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Medical Health Aged Care, Science

WEHI spinout company set to revolutionise homegrown cancer treatments

WEHI 6 mins read

Australia has cemented its role in becoming a major player in the next-generation of medicines with the launch of Ternarx – a globally competitive biotechnology company dedicated to finding new treatments for hard to treat cancers.


The WEHI spinout is the first of its kind in Australia dedicated to developing targeted protein degrader medicines and technology, a powerful new tool for destroying disease-causing proteins that cannot be targeted by conventional drugs.

Ternarx, which is backed by $15 million in funding from the Medical Research Future Fund’s (MRFF) Frontier Health and Medical Research initiative and by support from WEHI, has been officially launched by the Australian Minister for Health and Aged Care, Mark Butler, at WEHI today.


At a glance


  • Biotechnology company, Ternarx, officially launches as a globally competitive player in the development of next-generation medicines that aim at revolutionising the development of cancer drugs and other diseases.
  • Ternarx is the first tech company of its kind in Australia dedicated to developing targeted protein degrader drug candidates, with an initial focus on neuroblastoma and prostate cancer.
  • The company is backed by $15m in funding from the MRFF Frontier Health and Medical Research initiative and with support from WEHI.


Around 150,000 Australians are diagnosed with cancer every year.


While scientists have uncovered many of the drivers of cancer, about 80% of all disease-causing proteins have been considered “undruggable”.


New biotechnology company, Ternarx, aims at changing this statistic through the development of targeted protein degrader (TPD) technology, which is designed to destroy these “undruggable” proteins.


Unlike conventional drugs that only inhibit the activity of proteins, TPDs can target and destroy disease-causing proteins, completely removing the proteins from the cancer.


Ternarx is the first company of its kind in Australia, focusing on the development of TPD medicines and technology.


In 2023, the MRFF’s Frontier Health and Medical Research initiative awarded $15 million in funding to establish the Australian Centre for Targeted Therapeutics (ACTT) – a collaboration between experts from WEHI, the Children’s Cancer Institute and Monash University. WEHI has now spun out Ternarx to form a globally competitive biotech company and commercialise the ACTT technology.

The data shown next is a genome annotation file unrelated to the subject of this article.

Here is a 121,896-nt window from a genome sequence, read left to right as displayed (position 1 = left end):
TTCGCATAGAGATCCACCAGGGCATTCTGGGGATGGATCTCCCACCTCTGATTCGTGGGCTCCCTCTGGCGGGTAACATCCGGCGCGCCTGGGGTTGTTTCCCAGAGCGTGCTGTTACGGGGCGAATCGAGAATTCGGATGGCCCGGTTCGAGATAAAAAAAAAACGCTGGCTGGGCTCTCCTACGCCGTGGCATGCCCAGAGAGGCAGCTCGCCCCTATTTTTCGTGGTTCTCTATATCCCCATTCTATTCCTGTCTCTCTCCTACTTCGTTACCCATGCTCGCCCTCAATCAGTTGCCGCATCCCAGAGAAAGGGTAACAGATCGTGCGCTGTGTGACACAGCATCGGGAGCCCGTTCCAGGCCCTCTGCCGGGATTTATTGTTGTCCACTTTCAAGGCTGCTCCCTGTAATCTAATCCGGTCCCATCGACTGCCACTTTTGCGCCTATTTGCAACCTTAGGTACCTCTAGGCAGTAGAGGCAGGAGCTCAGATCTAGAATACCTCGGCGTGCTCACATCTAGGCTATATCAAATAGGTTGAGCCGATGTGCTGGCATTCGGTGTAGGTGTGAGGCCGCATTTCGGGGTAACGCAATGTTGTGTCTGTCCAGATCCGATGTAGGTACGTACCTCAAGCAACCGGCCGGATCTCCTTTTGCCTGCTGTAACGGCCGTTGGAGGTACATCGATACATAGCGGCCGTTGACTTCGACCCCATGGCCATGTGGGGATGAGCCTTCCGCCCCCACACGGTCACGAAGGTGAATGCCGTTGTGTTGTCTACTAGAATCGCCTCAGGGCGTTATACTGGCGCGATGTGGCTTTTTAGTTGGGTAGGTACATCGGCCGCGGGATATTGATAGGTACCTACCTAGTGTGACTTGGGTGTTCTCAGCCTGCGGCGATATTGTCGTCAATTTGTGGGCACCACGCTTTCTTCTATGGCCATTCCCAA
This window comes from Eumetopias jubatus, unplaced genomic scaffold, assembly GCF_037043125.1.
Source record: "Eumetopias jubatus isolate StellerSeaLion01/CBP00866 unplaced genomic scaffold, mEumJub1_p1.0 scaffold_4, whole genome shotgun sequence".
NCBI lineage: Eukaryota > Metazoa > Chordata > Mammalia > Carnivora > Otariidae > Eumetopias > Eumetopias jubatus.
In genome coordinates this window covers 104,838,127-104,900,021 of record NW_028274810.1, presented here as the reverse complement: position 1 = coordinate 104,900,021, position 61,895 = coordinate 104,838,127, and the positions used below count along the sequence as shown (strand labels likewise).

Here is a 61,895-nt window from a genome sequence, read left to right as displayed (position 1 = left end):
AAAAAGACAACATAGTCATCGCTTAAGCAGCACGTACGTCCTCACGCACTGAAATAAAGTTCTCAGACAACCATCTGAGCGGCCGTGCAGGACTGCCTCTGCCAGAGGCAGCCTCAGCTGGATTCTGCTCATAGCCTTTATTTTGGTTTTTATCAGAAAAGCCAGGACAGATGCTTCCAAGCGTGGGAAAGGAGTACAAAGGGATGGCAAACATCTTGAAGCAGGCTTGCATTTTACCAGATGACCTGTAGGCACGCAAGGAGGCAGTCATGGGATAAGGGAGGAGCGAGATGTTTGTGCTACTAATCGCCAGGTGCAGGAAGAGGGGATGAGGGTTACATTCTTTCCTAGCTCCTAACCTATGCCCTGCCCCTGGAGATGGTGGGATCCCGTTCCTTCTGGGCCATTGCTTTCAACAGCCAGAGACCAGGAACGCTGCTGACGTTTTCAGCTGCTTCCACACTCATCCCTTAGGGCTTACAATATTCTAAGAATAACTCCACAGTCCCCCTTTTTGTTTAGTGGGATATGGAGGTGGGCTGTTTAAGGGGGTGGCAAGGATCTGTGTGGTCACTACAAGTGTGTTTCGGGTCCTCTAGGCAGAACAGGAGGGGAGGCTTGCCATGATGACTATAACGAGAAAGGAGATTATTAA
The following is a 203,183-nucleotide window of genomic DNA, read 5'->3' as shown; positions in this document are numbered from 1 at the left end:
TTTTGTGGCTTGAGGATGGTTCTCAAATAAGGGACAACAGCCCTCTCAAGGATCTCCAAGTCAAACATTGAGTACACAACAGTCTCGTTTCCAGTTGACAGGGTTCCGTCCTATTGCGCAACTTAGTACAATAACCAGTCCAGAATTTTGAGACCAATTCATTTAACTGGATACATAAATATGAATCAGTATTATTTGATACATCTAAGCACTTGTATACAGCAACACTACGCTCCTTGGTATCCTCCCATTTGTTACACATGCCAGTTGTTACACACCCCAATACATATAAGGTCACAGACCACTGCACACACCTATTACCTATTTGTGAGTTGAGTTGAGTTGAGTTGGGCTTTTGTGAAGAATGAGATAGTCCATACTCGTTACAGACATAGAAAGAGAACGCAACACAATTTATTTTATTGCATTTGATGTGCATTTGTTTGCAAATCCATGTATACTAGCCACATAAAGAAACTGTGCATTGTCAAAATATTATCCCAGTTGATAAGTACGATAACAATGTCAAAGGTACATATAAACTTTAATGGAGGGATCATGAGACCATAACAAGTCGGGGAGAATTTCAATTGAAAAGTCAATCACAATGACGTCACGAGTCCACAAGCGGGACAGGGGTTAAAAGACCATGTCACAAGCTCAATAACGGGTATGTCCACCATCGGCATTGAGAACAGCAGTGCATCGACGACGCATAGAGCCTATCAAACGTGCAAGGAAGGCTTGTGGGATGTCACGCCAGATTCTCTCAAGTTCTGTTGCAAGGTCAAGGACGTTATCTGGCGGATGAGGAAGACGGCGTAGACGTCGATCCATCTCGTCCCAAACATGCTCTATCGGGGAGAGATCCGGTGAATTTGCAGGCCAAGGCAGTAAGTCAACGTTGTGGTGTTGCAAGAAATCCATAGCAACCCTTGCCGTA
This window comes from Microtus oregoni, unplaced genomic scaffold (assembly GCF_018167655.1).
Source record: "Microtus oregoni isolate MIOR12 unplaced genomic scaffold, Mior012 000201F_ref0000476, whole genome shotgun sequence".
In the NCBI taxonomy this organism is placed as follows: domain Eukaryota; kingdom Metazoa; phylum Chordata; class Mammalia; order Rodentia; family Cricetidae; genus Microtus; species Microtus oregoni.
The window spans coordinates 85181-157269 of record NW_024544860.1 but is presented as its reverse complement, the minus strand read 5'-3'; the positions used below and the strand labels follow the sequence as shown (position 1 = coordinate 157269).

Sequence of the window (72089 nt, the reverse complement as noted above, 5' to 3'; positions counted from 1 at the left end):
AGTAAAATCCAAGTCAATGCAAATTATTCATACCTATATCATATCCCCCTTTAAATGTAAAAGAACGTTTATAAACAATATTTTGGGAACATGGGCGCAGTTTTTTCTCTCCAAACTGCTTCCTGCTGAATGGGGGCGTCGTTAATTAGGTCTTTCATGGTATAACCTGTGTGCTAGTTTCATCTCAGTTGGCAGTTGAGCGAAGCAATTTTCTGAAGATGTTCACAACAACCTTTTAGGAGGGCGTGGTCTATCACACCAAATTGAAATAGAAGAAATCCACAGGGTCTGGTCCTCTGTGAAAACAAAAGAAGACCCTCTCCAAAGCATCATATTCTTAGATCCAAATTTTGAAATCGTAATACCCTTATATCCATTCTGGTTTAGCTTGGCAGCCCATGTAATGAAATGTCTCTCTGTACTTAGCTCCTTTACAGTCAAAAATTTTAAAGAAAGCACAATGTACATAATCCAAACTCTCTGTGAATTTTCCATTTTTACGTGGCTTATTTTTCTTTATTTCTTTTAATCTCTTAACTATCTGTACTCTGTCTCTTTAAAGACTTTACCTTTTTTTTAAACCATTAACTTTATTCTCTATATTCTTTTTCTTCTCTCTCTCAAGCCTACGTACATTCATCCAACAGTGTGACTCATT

Minister for Health and Aged Care, Mark Butler, said: “It is an honour to officially launch Ternarx, a significant and exciting addition to Australia’s growing, high-quality medical and biotech sector. The technology it is pursuing has huge potential to create the next generation of treatments for cancer and other diseases that are currently untreatable.


“Ternarx is proof that Australia’s health and medical researchers are world leading. With support from the MRFF, our brilliant researchers can turn their ideas into new treatments that have potential to save thousands of lives, not just here but around the world.”


Unlocking the ‘undruggable’


WEHI director Professor Ken Smith said the landmark initiative would help establish Australia as a leader in this frontier field.


“With the potential to unlock the ‘undruggable’, targeted protein degrader technology is one of the most exciting advances in drug discovery and development,” Prof Smith said.


“The establishment of Ternarx is a testament to the wealth of scientific knowledge that exists on our shores, and our ability to remain at the forefront of cutting-edge technologies that have real potential to make a difference to our communities.


“To have the greatest impact on human health, we need to continually drive the translation of our discoveries into the new homegrown treatments, diagnostics and devices required to ensure we can live healthier, for longer.


“We thank the MRFF for continually backing the nation’s brightest researchers, helping us to bridge the critical gap between discovery and translation and ensuring that we can confidently tackle our hardest health challenges.”


A new frontier in medicine

Ternarx will initially focus on developing new treatments for neuroblastoma and prostate cancer.


Neuroblastoma is a childhood cancer that claims more lives of children under five than any other cancer, while prostate cancer is the most commonly diagnosed cancer among Australian men.


Ternarx CEO, Dr Joanne Boag, said the company will be using and developing novel TPD technology to create new drug candidates and ultimately new ways to treat these cancers and, potentially, other diseases.


“Neuroblastoma and some forms of prostate cancer urgently need new treatments, as evidenced by poor patient outcomes,” Dr Boag said.


“TPD technology opens up new avenues to attack these and other hard to treat cancers by delivering precision treatment options.


“This technology could revolutionise treatments for the millions of people in Australia and around the world who continue to live with notoriously difficult to treat diseases, including cancer and autoimmune conditions.”


While the initial focus will be cancer, the TPD technology developed by Ternarx has the potential to be applied to a range of disease-causing proteins, including those associated with currently untreatable inflammatory diseases like ulcerative colitis and Crohn’s disease, and neurological conditions such as Alzheimer’s disease, Huntington’s disease and Parkinson’s disease.